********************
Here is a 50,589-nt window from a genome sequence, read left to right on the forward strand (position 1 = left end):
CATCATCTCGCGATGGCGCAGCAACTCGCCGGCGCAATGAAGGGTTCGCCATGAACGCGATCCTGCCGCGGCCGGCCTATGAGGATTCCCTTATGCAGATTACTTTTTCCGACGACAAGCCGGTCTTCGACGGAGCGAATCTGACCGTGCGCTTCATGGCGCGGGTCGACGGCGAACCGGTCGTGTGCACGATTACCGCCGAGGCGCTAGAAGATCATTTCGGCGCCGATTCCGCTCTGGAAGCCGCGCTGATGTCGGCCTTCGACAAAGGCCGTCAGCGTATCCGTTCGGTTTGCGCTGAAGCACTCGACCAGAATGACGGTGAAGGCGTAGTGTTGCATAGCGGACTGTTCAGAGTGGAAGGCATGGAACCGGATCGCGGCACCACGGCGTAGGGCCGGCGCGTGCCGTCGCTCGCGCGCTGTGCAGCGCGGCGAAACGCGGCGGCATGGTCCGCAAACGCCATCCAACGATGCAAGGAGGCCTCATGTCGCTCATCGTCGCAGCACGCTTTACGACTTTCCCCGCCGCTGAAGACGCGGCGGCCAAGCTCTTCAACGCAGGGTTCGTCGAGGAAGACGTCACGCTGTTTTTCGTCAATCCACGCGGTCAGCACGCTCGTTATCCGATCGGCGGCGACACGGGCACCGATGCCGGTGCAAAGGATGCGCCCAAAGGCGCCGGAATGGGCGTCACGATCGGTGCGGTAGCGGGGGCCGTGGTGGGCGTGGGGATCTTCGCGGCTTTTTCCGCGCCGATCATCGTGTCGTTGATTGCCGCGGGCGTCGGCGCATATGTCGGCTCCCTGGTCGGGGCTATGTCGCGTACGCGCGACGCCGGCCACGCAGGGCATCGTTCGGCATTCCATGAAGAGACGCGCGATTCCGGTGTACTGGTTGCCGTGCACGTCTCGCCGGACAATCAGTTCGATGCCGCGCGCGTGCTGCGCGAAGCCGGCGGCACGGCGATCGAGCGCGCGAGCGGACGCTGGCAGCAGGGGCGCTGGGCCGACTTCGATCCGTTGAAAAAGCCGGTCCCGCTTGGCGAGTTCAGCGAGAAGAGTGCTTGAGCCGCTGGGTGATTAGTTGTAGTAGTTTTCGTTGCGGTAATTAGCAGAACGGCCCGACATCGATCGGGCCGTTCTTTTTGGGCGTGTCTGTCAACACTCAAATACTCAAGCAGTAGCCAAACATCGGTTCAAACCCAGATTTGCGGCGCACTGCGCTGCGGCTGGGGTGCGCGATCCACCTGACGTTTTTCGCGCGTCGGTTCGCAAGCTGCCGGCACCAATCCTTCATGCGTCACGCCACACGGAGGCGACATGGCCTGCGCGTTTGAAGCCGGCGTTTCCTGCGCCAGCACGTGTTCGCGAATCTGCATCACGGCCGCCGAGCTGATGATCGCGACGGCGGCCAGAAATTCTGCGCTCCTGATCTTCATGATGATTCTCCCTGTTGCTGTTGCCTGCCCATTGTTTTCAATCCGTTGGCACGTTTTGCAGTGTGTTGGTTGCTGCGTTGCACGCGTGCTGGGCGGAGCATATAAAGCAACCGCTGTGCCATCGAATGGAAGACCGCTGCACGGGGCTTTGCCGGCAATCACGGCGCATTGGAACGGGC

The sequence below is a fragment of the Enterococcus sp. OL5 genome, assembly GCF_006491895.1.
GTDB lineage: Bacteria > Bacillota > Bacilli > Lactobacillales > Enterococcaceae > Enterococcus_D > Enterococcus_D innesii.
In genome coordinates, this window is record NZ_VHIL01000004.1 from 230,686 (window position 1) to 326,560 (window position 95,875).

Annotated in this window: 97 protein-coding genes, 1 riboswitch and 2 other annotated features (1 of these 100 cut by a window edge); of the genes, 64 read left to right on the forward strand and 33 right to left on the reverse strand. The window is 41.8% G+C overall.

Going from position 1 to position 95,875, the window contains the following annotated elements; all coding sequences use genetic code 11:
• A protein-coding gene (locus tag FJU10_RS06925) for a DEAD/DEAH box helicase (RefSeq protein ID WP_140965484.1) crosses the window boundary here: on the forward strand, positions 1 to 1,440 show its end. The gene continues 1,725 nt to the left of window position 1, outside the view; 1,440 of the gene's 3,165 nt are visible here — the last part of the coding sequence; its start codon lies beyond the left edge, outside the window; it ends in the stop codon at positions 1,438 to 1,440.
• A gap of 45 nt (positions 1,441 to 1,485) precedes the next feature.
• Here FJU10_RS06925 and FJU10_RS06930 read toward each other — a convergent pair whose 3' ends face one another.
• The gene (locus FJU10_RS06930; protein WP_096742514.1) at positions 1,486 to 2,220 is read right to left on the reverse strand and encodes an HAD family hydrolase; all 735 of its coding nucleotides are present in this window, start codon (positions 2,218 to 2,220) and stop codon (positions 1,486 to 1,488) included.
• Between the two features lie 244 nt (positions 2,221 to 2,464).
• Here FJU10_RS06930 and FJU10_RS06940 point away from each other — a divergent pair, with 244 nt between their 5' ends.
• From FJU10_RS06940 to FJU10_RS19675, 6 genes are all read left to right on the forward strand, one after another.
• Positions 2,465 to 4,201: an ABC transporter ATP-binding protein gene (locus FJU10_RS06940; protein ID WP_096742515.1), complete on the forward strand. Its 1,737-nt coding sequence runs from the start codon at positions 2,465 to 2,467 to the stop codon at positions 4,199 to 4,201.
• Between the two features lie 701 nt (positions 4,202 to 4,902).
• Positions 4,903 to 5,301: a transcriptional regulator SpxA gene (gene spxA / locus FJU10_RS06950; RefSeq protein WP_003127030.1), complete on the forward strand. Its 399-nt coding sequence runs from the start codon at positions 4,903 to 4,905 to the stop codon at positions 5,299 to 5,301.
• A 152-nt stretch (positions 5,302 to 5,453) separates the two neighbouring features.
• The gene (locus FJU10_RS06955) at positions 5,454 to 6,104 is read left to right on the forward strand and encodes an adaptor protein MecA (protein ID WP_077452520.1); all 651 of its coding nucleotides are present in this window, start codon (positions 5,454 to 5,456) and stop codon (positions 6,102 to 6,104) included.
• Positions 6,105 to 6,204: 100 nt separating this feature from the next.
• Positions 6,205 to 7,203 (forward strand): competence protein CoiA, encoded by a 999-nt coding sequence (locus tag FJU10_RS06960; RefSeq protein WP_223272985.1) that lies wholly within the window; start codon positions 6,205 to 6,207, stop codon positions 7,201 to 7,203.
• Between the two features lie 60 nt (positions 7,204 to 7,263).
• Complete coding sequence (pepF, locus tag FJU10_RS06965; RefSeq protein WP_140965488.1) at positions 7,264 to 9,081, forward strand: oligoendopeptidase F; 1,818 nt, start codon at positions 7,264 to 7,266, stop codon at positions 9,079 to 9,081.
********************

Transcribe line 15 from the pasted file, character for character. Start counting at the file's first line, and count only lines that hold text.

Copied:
• Positions 2,465 to 4,201: an ABC transporter ATP-binding protein gene (locus FJU10_RS06940; protein ID WP_096742515.1), complete on the forward strand. Its 1,737-nt coding sequence runs from the start codon at positions 2,465 to 2,467 to the stop codon at positions 4,199 to 4,201.